18 posts tagged rom
Blip Festival Tokyo 2012 gets fancy with an SNES ROM demo and a great soundtrack. Try it on your own SNES emulator! This was designed by Batsly Adams, with graphics by KeFF and music by Zabutom.
Blip Festival Tokyo 2012 — which will be the last Blip Festival for a while, as the show is going on hiatus — takes place October 20 and 21 at Koenji High in Tokyo, featuring tons and tons of artists. Just flipping through the lineup, I’m surprised to see composer Nobuyoshi Sano, who directed and produced the Korg DS-10 series. I guess it makes sense that he’d perform at a chiptune show!
If you’re going to the show, have fun, and try not to think too much about the sad, jealous losers you’ve left behind!
See also: More Blip Festival posts
Monday’s release for Ghost Trick’s new downloadable trial reminded me about the clumsiness of DS demos — the norm for almost everything Nintendo does online.
Even if you have a Nintendo DSi, downloading one of the few demos Nintendo offers each week requires a Wii and a series of steps to transmit the game from the home console to your handheld. And if you decide to shut off your portable or play another game, you need to re-download the demo to try it out again later.
Why is the selection of demos so limited? Why is it still such a pain to download one? Any why can’t I keep the demo on my DSi’s internal flash memory or an SD card?
There is a solution to all three of those problems with DS demos, but it’s either piracy or very close to it.
Cheeky anti-piracy implementation in Michael Jackson: The Experience DS. Many of the scoundrels who downloaded this game have found that the ROM not only refuses to display critical touchscreen cues but also buzzes a vuvuzela over its music! So, instead of hearing “Billie Jean is not my lover”, they’re treated to “Bzzzbzzz bzzzzz”.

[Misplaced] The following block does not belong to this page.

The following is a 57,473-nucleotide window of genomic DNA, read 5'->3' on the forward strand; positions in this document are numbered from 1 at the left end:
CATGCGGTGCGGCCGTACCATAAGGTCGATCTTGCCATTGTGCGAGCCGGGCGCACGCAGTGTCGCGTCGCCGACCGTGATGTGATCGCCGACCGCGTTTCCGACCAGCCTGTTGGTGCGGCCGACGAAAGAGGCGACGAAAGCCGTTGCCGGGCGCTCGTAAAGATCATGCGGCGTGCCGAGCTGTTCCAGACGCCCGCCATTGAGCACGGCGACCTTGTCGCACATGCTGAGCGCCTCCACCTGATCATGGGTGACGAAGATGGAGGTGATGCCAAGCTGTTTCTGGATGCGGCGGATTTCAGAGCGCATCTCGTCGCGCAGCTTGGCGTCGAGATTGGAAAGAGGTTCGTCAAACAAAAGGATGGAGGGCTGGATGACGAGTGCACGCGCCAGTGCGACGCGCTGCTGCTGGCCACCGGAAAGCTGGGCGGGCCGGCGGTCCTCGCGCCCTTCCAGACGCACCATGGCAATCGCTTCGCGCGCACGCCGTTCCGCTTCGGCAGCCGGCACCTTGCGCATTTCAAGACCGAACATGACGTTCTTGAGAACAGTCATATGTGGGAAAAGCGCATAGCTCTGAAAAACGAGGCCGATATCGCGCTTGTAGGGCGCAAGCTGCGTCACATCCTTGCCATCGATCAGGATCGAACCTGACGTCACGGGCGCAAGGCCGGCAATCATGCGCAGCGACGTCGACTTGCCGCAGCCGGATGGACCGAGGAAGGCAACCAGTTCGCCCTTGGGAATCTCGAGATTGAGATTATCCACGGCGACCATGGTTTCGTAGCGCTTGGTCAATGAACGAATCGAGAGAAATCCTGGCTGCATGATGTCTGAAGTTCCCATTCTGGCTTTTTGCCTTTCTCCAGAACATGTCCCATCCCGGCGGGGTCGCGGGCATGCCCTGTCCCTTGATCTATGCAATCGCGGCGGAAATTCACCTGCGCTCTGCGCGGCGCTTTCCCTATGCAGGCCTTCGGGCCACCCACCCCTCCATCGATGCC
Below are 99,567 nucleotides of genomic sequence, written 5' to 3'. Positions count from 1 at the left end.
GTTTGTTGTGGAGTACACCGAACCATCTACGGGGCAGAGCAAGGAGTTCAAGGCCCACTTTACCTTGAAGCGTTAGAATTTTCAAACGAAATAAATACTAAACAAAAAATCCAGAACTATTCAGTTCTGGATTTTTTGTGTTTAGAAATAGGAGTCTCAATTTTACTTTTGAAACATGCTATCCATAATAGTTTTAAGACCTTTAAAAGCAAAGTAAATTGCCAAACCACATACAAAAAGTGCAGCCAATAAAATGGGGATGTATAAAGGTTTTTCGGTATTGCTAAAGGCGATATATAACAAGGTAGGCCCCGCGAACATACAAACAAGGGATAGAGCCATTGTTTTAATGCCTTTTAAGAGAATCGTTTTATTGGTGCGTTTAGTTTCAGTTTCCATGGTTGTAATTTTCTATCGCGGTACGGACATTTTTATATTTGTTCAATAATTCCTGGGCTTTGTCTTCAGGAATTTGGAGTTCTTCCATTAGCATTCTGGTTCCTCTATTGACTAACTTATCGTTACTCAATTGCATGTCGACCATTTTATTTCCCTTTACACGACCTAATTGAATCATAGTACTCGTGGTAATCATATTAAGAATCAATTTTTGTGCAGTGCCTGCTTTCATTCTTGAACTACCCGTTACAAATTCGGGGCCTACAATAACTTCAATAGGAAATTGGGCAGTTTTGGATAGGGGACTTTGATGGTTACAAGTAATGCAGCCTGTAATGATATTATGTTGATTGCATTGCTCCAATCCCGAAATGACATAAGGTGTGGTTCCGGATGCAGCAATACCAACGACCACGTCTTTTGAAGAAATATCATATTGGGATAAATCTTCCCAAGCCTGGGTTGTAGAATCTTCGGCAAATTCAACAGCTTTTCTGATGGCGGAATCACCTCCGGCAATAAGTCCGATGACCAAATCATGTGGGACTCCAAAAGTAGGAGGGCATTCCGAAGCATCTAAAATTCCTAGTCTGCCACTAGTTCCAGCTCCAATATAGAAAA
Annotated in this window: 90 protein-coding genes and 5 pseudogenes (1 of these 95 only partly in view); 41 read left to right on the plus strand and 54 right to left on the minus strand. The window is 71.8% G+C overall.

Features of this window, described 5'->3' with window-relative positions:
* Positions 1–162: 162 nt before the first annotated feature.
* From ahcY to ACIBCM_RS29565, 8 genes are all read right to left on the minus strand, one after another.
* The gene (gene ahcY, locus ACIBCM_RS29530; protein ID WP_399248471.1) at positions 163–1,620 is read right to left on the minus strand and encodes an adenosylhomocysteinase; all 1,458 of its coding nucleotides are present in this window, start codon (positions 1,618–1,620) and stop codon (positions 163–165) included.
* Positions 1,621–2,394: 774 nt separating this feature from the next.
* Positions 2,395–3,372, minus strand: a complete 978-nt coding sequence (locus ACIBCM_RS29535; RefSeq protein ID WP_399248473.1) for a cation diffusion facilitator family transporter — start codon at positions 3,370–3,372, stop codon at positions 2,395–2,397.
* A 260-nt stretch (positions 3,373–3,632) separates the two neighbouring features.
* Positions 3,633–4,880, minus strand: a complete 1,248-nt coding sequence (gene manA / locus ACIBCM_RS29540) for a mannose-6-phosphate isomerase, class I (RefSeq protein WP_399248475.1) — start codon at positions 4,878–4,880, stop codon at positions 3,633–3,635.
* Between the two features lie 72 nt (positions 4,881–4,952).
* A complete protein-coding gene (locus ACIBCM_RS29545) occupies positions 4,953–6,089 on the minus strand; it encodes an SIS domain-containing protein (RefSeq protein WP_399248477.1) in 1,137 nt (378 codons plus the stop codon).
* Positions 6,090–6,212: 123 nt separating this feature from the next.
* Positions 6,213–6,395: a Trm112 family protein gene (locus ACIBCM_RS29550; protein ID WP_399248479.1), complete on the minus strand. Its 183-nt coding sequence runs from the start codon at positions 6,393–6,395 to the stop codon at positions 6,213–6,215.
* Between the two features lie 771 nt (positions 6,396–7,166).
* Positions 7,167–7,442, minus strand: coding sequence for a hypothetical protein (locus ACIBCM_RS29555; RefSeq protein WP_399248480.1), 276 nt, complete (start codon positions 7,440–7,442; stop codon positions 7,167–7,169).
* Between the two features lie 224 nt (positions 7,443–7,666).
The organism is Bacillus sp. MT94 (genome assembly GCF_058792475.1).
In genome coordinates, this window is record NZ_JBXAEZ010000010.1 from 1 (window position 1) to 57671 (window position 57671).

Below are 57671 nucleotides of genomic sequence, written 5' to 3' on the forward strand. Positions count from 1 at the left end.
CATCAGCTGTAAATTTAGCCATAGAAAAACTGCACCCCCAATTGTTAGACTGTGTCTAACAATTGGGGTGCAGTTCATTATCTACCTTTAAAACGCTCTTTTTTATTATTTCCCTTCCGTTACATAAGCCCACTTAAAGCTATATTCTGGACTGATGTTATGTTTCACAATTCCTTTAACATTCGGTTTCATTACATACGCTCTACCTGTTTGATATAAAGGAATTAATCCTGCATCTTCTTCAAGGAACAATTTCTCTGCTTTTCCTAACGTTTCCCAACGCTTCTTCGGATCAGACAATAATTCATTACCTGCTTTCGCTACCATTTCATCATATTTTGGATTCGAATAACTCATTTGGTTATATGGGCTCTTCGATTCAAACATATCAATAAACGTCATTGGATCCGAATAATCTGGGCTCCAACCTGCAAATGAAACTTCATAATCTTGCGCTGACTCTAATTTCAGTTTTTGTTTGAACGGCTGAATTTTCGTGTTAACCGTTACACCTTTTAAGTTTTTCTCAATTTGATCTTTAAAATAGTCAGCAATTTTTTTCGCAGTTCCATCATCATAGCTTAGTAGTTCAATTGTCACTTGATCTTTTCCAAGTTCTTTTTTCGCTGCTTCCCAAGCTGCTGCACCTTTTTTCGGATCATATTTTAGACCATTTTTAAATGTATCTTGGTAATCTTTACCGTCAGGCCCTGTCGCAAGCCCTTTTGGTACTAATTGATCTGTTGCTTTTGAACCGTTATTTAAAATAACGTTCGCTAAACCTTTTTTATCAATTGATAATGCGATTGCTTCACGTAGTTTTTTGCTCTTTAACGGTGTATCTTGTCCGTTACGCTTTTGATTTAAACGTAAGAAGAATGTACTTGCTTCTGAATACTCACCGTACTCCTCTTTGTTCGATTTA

This short shakycam clip doesn’t really give you a clear view of the DS game, but you’re not missing much. From everything I’ve heard, it’s trash — an Elite Beat Agents / Ouendan clone without the heart. You’re probably better off grabbing MeowWalker for your iPhone.
The anti-piracy bit is cute, though.
[Thanks, Lord Toon!]
If you’d like to observe the recent (hell, let’s say ongoing) NES anniversary in a unique way, you can play some of the most interesting — and least functional in emulation — NES ROMS ever made: the test cartridges used by repair centers, originally housed in cool yellow plastic.
NES Player has downloadable ROMS of the Control Deck, Power Pad, controller, and other tester cartridges. Of course, since you’d likely be playing them in emulation, there’s no NES to test, making them interesting curiosities only.
Kotaku and LIfeHacker have posted a thorough walkthrough teaching readers how to back up their DS games and store multiple titles on a single flashcart.
Unfortunately, this isn’t possible with the standard DSi or XL models, but it’s still a useful guide that’s very much worth linking here — I always want to point to something like this when I talk about patching imported back-up games (e.g. Mother, Tales of Innocence), but it’s difficult to track down decent instructions without trawling old threads on GBAtemp or other similar forums.